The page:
In order to maintain the public appearance of momentum, it will be necessary to publicize in some form the types of actions which our allies have agreed to undertake. Some will not object; others will wish to keep their advice entirely private. The SCC recommended that State contact the countries involved and determine what they would be willing to announce publicly. Depending on their reaction, we will probably want to do a careful backgrounder to get out the whole story. This can be linked to intelligence information on the decline of shipping into the Persian Gulf, to increase the appearance of effective disruption of trade. We would expect to do the backgrounder by Wednesday.11 (S)

2. Presidential Views. Dr. Brzezinski briefed the SCC on the President’s comments on the notes of Friday’s meeting.12 The President approved the proposed strategy on the White Paper (that the information be collected and papers prepared, but not to publish a formal document) but asked that the internal documentation be complete for selective use. Approval was granted for leaking information about certain banks’ circumvention of restrictions on Iranian assets. At this point, however, there appeared to be no flagrant cases to be exploited. (S)

3. Trials. The President noted that it is important that we do nothing which would lend legitimacy to any trials of the hostages by Iran. The question of the lawyers preparing legal support for the hostages will be raised at the meeting tomorrow. (C)

4. French. The Iranian case against U.S. branch banks in France has been refiled. The SCC agreed that Giscard should be reminded of his assurance to Vance that this case would be tied up in the courts and not be subject to an early court decision. (S)

Political-Military Issues:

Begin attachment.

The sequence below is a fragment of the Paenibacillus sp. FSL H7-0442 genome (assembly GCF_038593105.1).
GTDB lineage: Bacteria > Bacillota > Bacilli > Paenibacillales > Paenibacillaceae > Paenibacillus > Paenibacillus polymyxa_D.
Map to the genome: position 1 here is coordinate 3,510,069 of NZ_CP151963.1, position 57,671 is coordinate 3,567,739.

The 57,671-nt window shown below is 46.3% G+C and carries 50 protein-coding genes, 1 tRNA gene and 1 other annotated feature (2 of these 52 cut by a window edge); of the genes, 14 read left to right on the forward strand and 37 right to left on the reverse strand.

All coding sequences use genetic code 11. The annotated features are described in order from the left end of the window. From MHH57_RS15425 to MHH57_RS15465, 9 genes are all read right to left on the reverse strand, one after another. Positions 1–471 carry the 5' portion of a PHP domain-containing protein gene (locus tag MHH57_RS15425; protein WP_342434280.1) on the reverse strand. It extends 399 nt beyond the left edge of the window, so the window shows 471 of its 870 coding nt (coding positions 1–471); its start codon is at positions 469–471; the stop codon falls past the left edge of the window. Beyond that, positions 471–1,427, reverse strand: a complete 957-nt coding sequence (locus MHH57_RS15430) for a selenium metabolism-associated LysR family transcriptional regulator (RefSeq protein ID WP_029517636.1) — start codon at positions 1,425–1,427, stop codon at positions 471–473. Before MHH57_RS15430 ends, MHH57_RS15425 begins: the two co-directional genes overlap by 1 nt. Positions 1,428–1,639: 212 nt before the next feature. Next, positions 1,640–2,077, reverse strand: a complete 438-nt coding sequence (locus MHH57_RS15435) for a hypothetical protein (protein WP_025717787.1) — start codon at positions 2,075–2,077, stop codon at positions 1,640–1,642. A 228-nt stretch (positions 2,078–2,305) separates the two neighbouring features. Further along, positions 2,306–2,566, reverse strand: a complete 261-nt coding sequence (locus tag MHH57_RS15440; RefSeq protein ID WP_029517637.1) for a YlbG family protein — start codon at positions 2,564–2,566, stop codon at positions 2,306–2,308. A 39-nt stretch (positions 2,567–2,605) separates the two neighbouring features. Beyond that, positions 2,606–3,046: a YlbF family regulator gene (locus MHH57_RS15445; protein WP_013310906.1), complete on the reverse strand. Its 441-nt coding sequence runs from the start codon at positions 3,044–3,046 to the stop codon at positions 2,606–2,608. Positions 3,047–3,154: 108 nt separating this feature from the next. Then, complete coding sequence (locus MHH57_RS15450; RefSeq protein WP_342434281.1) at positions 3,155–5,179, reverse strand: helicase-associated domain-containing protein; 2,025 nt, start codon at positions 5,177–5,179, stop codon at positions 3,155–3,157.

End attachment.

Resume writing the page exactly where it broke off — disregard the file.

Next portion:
[Omitted here is information unrelated to the hostage crisis.]

  1. Source: Carter Library, National Security Council, NSC Institutional Files (H–Files), Box 107. Secret. The meeting took place in the White House Situation Room. Carter wrote “Zbig, J” in the upper right corner.
  2. Apparent reference to telegram 323610 to capitals of the EC–9 nations, December 16. (National Archives, RG 59, Central Foreign Policy File, D790578–0281)
  3. The undated matrix, “Financial Actions Allies are Willing to Take (as of December 14, 1979),” is attached but not printed.
  4. Not attached, but see footnote 3, Document 87.
  5. Carter underlined the word “consult” and the phrase “with the Soviets” and wrote in the margin: “We’ll go ahead in any case.”
  6. See footnote 3, Document 87.
  7. In the left margin, Carter wrote: “I prefer 39 & 7 together, not sequentially.”
  8. Carter underlined the word “several” and wrote in the right margin “not too long.”
  9. Carter underlined the word “Thursday” [December 20] and wrote in the left margin: “Thurs ok.”
  10. Carter underlined the phrase “except for humanitarian items” and wrote in the left margin: “define narrowly.” He approved this item with a checkmark.
  11. In the left margin beside this paragraph, Carter wrote: “My guess: better for them after move in UN on sanctions.” Wednesday was December 19. Carter approved this item with a checkmark.
  12. See Document 97.